It also affords us no way to compare it with the existing versions of the Xbox One and PS4, nor the upcoming PS4 Pro and Xbox One Scorpio. However, given the handheld option and Nintendo's history of not offering the highest-end hardware, this probably will not pan out.

    Accuracy: To be determined, but unlikely

    It's Coming in 2016


    The final detail from that WSJ report regarded the NX's release date. It cited Macquarie Capital Securities analyst David Gibson, who suggested the NX would be out in 2016 due to the "softness of 3DS and Wii U." This followed a previous report from Taiwan-based publication Digitimes, which stated that mass production would start in May or June 2016, with a release happening in July.

    While that may have been the plan at one point, Nintendo announced in April 2016 that it wouldn't be happening: NX would in fact arrive in March 2017. That release window was again reiterated with today's announcement, though Nintendo failed to narrow it down any further.

    Accuracy: Wrong

    It Has Detachable Controllers


    Eurogamer reported in July that numerous sources had indicated that NX was indeed a console/handheld hybrid, and that it had detachable controller modules. These could be attached to both sides of the screen when the system was removed from its dock.

    That's exactly right, as the Joy-Cons, as they're officially called, can be attached to the sides of the Switch when it's used as a portable. Alternatively, the Joy-Cons can be connected to a Grip accessory that effectively turns them into something resembling a standard controller. They can also be used wirelessly.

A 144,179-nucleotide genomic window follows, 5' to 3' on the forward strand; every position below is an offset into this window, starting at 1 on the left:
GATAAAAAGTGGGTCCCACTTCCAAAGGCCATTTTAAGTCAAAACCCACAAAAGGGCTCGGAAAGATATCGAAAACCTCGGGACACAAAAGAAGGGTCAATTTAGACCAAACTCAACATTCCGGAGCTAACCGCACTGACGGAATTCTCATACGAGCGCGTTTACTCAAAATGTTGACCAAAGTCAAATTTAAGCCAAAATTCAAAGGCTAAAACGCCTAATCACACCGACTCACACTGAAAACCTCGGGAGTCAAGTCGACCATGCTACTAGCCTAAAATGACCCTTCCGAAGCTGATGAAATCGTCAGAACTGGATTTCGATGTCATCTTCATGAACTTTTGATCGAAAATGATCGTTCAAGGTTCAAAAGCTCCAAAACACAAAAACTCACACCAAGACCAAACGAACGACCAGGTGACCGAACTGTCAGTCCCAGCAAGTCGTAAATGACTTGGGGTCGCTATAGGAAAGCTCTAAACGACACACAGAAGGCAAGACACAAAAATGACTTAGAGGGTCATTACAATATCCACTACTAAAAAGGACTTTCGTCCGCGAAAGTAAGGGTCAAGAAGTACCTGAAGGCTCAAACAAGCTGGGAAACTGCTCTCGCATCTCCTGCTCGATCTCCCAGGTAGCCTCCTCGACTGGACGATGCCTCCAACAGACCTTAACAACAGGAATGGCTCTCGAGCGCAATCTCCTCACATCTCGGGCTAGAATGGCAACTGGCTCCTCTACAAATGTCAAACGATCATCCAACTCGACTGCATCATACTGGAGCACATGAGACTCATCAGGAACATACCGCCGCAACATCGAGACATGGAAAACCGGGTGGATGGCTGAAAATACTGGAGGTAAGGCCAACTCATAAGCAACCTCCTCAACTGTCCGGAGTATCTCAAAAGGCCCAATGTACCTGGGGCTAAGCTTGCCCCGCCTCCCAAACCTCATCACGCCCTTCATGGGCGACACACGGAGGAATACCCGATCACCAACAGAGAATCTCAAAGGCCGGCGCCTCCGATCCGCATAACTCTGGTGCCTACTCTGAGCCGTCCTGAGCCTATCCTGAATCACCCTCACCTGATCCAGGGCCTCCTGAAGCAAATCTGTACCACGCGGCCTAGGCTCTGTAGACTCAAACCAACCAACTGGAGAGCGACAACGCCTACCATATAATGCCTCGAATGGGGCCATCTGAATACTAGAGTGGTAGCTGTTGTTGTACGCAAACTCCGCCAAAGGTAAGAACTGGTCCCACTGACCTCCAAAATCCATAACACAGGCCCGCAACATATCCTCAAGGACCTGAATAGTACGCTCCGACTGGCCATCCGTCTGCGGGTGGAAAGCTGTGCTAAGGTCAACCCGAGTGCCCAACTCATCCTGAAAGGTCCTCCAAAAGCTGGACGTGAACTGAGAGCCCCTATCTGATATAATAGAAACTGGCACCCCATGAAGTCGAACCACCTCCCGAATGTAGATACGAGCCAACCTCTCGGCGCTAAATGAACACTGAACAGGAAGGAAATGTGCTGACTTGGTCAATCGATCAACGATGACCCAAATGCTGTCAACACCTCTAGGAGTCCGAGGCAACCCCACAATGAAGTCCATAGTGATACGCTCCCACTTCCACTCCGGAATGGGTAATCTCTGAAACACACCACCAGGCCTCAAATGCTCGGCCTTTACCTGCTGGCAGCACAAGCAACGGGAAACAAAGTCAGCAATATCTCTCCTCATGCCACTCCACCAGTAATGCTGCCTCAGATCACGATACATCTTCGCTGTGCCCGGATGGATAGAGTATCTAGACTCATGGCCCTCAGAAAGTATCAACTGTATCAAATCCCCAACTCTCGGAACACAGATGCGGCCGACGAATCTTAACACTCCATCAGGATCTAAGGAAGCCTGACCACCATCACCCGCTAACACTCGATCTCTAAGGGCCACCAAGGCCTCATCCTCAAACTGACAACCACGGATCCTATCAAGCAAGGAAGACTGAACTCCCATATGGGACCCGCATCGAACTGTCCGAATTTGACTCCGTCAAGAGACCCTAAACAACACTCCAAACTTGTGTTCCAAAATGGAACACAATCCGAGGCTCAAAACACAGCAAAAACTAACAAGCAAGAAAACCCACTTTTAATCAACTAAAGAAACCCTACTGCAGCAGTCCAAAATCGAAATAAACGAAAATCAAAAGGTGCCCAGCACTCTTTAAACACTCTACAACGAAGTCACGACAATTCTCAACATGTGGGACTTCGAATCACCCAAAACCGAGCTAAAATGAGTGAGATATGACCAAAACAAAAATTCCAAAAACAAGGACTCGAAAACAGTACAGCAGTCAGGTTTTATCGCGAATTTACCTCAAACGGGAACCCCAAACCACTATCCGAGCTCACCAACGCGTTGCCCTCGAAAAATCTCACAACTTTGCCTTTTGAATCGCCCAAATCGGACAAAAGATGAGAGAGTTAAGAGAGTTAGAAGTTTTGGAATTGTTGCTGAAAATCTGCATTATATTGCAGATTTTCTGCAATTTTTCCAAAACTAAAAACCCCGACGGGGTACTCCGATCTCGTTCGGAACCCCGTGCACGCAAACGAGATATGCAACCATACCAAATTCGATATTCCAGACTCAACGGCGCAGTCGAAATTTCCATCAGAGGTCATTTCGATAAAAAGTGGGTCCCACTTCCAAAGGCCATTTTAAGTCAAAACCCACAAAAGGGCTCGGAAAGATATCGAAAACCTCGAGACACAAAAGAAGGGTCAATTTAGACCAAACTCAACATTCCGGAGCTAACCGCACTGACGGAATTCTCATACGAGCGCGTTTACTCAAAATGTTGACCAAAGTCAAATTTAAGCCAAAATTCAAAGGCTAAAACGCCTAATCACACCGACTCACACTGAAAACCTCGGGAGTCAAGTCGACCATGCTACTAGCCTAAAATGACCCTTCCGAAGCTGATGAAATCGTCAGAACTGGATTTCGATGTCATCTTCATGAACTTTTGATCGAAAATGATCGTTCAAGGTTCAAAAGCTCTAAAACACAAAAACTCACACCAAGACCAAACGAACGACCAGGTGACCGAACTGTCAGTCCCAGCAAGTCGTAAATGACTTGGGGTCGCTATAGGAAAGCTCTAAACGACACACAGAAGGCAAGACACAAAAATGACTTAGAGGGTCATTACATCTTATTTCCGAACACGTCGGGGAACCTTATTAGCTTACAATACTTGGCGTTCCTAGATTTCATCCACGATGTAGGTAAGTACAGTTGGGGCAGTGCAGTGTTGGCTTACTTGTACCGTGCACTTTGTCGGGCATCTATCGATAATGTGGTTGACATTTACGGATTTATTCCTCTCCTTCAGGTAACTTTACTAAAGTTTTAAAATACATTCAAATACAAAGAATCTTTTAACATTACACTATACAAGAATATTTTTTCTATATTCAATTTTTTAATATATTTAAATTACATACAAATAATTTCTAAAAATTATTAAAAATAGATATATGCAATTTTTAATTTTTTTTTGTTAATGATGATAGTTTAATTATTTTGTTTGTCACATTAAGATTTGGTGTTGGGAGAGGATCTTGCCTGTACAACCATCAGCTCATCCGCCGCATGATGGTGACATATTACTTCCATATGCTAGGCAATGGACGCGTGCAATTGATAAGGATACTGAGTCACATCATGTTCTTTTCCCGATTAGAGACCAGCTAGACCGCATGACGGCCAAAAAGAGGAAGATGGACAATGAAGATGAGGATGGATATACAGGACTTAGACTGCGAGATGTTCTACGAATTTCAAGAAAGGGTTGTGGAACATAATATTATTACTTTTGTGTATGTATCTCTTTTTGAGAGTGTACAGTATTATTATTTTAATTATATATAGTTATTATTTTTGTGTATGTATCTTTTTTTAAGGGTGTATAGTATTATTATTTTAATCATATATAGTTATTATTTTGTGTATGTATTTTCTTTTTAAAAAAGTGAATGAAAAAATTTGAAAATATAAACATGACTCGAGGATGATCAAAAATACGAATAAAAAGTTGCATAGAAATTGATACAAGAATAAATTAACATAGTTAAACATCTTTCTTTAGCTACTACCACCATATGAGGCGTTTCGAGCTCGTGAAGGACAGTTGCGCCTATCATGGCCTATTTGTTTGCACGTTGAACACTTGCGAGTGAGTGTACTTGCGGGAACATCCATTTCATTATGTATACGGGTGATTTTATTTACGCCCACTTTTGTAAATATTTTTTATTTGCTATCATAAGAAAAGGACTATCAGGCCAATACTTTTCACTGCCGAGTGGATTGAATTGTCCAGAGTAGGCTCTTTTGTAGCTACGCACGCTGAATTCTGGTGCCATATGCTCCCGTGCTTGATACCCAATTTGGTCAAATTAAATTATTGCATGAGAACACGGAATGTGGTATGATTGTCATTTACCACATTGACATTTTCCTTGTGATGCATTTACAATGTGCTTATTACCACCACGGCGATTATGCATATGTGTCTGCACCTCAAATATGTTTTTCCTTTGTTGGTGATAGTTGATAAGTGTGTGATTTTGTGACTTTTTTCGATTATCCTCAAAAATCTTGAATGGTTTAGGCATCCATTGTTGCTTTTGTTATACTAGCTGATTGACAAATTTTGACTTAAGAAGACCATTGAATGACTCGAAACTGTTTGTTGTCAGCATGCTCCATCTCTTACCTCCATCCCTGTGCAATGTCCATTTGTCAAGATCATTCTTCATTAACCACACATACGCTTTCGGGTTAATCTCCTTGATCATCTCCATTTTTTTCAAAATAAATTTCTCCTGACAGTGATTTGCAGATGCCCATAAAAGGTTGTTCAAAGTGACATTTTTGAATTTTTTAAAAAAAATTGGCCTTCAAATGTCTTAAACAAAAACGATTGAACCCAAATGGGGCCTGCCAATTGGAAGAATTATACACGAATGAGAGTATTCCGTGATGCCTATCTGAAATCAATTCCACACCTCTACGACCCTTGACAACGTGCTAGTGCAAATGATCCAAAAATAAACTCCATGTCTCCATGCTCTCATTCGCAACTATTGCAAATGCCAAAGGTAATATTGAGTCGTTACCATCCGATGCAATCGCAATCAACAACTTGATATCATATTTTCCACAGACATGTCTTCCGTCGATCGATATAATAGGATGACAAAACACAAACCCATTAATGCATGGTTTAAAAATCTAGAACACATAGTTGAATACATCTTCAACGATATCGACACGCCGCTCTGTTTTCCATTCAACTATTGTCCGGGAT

Accuracy: True

    It Uses Cartridges


    Also in that Eurogamer story was word that the NX would use cartridges in lieu of some kind of disc-based media. This was reiterated in a subsequent report from The Wall Street Journal. Eurogamer also said it had heard Nintendo was recommending 32 GB cartridges.

    This is another area subject Nintendo confirmed today, albeit indirectly. The announcement trailer showed a small cartridge--known as a game card, according to a label on the Switch--being inserted into the top of the system. The choice of cartridges isn't much of a surprise in light of the handheld component, as non-moving parts are the sensible choice from a battery life perspective. There's not yet any word regarding the capacity of these cards, but as noted at the time, 32 GB is on the small side for many modern games. An NBA 2K game was shown; 2K17's installation on PS4 and Xbox One is nearly 50 GB.

    Accuracy: True

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    It Runs on Android


    One of the earliest rumors about the NX back in mid-2015 came from Japanese newspaper Nikkei, which stated that Nintendo would adapt Google's Android operating system for use in it. Eurogamer's July 2016 report disputed this.